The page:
Tony Silva NEWS: Breeding Sun Conures. PART I

February 11th, 2015 | by Tony Silva
Tony Silva NEWS: Breeding Sun Conures. PART I
Tony Silva NEWS

Read also the second part of this article:

Tony Silva NEWS: Breeding of Sun Conures, PART II


I can recall that day in the 1970s as if it were today. I had walked into a quarantine station to see several pairs of a new species… a species that was commanding a hefty price – $800.00 per pair. The “pair” concept was a literal interpretation of just that—any two birds. As I walked to the cage containing them, they were typical of wild caught conures: they rushed to the farthest corner and hid in a clump. They were, even in that position, stunning: green, yellow, red and orange intermixed. I had previously only seen that species as taxonomic skins in a museum. The stuffed birds did not do justice to the birds before me. They were more beautiful that I had imagined. The birds were Sun Conures (Aratinga solstitialis).


File:Colorful flight (6838387723).jpg

(c) Takashi Hososhima. This file is licensed under the Creative Commons Attribution-Share Alike 2.0 Generic license.


The taxonomy of the Sun Conure has always been of interest. Some regard it as monotypic, meaning that it is a separate species from its allies the Jenday, Golden-capped and Sulphur-breasted Conures. These individuals, however, believe that the four species form a complex grouping, a closely related set of species that are separate but allied as a result of sharing certain features. I have long felt that the four forms are best treated as subspecies, the birds replacing each other geographically and in more than one case interbreeding where the ranges (historical or actual) converge. The theory behind a subspecies is that they should hybridize when they come n contact with one another and this is certainly the case here. Not only will they interbreed but the young are fertile. The Sun, Jenday, Golden-capped and the Sulphur-breasted Conures are in my opinion subspecies.

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The Sulphur-breasted Conure was common in Brazilian aviculture many years ago. Indeed, during multiple conversations during the 1980s and 1990s with Nelson Kawall (a prominent aviculturist from Brazil and whom the Kawall´s Amazon (Amazona kawalli) was named after), we discussed how poorly colored were the Sun Conures kept in aviaries in Brazil and how they had to be bred to birds from the Guyanas to improve their color. In 2005 when the Sulphur-breasted Conurewas finally named, the puzzle of the poorly colored birds was solved: they were a new form that had not been previously officially recognized.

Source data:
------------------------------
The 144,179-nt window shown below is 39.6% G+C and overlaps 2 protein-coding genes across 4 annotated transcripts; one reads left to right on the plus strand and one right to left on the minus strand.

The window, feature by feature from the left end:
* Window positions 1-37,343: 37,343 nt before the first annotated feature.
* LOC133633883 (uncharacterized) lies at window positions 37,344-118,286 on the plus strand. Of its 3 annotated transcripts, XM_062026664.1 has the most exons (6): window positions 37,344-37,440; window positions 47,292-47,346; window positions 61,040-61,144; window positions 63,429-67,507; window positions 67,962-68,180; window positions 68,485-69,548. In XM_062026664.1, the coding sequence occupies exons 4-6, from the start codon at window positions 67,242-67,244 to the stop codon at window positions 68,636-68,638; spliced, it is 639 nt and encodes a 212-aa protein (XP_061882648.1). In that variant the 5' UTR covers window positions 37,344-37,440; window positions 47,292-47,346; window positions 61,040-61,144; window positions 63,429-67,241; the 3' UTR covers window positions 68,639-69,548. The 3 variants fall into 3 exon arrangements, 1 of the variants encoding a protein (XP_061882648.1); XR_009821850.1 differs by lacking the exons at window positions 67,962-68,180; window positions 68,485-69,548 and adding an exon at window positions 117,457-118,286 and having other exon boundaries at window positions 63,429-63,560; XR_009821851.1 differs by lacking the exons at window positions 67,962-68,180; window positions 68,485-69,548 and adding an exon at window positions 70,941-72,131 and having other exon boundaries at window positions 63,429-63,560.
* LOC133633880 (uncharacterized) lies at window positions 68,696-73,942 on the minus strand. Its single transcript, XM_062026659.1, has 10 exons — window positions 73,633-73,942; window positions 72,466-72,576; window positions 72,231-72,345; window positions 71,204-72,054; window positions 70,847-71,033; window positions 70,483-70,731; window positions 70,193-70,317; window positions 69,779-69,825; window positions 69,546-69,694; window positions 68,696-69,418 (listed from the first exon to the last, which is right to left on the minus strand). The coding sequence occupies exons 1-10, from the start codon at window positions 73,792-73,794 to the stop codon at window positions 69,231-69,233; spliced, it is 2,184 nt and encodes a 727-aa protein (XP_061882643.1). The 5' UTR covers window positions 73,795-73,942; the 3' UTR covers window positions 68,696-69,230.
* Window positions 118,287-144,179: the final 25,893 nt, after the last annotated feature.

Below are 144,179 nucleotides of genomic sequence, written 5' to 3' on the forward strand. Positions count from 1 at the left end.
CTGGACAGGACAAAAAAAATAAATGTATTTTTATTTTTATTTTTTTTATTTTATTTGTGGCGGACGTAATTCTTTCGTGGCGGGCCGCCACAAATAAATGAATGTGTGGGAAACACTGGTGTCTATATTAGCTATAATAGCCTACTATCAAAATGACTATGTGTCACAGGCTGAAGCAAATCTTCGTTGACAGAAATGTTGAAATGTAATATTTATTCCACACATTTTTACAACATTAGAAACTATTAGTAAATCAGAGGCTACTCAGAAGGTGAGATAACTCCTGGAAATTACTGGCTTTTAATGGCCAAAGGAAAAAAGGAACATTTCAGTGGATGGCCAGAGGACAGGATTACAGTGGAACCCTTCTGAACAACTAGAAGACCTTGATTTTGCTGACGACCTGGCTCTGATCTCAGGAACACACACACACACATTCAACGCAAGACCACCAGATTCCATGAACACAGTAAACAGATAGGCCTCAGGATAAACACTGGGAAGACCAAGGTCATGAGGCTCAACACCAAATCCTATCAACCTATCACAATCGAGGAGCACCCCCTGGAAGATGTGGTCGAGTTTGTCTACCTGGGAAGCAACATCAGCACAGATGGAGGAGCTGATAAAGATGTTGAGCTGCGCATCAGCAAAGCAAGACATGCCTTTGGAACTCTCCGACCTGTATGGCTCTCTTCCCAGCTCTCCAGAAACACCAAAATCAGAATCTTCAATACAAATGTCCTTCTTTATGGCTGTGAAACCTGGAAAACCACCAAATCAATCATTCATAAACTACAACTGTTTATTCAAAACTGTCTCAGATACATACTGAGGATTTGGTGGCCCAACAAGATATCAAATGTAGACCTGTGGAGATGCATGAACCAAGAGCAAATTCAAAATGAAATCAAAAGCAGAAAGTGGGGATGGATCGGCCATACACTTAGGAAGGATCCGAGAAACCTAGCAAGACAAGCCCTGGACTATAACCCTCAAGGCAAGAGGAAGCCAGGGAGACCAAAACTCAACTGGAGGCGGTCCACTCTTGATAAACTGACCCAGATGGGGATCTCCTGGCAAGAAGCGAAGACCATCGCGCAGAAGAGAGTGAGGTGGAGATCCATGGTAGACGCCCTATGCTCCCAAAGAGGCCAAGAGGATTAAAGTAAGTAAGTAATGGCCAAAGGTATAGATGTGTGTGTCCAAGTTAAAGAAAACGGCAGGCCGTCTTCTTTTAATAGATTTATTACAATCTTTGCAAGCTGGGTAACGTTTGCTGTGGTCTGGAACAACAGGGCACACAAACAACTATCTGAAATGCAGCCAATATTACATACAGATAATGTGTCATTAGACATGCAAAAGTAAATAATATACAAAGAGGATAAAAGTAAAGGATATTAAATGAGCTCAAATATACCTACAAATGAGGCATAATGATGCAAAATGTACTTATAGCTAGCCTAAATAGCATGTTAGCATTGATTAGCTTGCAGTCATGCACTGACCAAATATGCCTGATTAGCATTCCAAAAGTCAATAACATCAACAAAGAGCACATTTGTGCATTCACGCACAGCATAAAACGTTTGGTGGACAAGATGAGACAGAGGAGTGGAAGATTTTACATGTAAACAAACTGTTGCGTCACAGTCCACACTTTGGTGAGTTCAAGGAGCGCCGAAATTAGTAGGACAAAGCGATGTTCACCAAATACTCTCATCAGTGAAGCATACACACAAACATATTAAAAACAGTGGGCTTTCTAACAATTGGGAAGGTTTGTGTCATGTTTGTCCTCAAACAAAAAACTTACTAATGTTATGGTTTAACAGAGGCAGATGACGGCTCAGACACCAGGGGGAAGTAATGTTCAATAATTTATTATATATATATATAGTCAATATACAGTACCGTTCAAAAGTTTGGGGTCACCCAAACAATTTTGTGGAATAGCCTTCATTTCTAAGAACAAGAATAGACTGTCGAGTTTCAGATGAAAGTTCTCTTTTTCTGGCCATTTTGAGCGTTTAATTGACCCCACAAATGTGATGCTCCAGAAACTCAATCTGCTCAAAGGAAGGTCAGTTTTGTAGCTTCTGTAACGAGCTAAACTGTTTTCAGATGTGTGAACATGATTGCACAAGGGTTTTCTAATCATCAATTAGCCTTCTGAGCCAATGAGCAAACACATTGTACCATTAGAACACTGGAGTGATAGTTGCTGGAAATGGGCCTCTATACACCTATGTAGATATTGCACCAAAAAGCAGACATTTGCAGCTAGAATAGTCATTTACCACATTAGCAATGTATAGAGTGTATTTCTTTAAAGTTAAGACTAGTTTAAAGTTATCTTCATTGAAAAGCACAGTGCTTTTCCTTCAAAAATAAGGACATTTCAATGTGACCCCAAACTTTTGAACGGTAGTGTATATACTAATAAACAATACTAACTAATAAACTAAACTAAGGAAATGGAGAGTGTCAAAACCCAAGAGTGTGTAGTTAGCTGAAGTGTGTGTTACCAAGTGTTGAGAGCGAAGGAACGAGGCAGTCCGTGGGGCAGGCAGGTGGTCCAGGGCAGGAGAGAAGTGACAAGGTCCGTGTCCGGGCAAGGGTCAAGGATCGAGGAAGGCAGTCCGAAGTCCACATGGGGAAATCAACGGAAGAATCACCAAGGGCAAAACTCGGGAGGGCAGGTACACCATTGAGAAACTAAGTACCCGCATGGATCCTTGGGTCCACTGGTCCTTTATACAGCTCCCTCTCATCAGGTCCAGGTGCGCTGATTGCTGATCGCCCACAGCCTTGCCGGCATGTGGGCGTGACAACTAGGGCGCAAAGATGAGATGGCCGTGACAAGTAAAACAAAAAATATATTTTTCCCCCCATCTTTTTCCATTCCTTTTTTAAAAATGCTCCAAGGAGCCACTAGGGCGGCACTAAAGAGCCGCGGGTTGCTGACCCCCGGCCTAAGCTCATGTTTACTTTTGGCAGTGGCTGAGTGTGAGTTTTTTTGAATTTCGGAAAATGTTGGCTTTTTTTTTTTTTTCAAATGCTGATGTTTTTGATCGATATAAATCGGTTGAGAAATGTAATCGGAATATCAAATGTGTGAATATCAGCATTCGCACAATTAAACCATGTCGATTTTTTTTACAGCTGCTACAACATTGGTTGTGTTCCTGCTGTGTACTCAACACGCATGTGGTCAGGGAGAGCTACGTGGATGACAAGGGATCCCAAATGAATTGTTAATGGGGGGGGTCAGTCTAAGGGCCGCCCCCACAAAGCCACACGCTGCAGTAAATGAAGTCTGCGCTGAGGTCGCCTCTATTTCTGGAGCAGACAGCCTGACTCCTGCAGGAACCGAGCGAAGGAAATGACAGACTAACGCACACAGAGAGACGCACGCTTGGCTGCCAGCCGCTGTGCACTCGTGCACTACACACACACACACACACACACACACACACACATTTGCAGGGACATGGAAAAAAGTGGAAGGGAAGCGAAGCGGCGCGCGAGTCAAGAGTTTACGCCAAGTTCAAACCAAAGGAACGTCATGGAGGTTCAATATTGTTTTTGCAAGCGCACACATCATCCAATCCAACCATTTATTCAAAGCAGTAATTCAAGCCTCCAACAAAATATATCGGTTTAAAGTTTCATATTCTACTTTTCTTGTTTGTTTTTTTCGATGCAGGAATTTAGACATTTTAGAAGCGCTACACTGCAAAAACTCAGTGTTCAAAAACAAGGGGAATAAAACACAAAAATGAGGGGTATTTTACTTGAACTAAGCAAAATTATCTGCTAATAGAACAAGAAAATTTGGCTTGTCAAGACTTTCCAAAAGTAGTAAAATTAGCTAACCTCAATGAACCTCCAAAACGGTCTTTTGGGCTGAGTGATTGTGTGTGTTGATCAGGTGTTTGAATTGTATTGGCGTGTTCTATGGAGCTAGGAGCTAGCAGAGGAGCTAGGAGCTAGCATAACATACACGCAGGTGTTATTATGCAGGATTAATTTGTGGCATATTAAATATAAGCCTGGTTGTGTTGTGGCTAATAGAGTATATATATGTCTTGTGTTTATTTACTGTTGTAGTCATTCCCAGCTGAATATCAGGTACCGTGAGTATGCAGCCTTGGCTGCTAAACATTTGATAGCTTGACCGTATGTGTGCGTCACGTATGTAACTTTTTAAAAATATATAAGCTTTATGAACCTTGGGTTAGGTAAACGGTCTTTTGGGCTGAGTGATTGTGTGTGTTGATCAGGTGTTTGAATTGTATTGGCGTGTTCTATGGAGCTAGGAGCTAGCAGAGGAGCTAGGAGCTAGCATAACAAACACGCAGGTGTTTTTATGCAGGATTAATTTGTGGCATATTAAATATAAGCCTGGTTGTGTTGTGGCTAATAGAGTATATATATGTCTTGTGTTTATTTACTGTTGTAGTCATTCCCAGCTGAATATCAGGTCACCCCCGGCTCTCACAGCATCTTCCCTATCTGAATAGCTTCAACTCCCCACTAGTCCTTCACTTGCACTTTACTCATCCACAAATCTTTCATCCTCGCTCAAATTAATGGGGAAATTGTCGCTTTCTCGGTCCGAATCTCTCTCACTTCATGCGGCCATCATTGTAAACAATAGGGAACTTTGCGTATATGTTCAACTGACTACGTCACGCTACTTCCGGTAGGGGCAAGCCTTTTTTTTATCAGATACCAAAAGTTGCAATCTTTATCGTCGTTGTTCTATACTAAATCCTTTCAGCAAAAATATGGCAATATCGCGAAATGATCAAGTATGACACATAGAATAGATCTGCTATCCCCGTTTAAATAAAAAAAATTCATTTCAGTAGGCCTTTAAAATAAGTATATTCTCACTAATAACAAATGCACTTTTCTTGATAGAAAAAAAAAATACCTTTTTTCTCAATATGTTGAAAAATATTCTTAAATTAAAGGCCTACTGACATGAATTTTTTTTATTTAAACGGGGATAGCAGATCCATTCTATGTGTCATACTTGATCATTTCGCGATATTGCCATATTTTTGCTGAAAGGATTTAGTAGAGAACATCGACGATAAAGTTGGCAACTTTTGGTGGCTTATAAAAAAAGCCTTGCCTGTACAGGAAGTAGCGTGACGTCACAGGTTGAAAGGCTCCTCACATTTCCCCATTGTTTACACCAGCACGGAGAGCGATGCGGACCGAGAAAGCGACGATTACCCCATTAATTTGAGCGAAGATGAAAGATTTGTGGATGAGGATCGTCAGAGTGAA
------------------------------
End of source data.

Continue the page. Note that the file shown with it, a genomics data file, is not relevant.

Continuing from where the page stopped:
File:Aratinga solstitialis -Wilhelma Zoo, Stuttgart, Germany-8.jpg

(c) Michael Bieniek. This file is licensed under the Creative Commons Attribution 2.0 Generic license.


That discovery, confirmed the subspecies concept that I endorse. The Sulphur-breasted and Sun Conures hybridize in the southern part of the Guianas, where the two meet. The Jenday and Golden-capped Conures also hybridize in the contact zone. I saw hybrids that had been taken from the wild at the home of Mauricio Ferreira dos Santos many years ago.

The contention as to the taxonomic status of the Sun Conure and allied species is common in the ornithological sciences. The Sulphur-breasted Conure is exemplary. This species was named maculatain 1776, but was dismissed as invalid; its coloration bears a semblance to the immature Sun Conure and museum specimens and individuals seen in the wild were suspected of being immature Sun Conures. It was not until 2005 that it was recognized that the birds were not immature solstitialis but a distinct form, which was named Aratinga pinto i(after Olivério M. de Oliveira Pinto, a Brazilian ornithologist). Four years later, it was discovered that maculataand pintoiwere the same. In taxonomy, the first used name take precedence and thus the conure became known as Aratinga maculata. Initially it was believed to occur only in the Brazilian state of Pará, but its range has been extended to the Guianas (there are skins in the Netherlands collected in the Sipaliwini Savannah in Surinam) and thus it may be more widespread than believed. I have seen birds that were poorly colored in the Amazon, some distance north of Manaus, which I thought were immature Sun Conures but in retrospect were probably this species and this suggests that its range probably extends further than currently believed.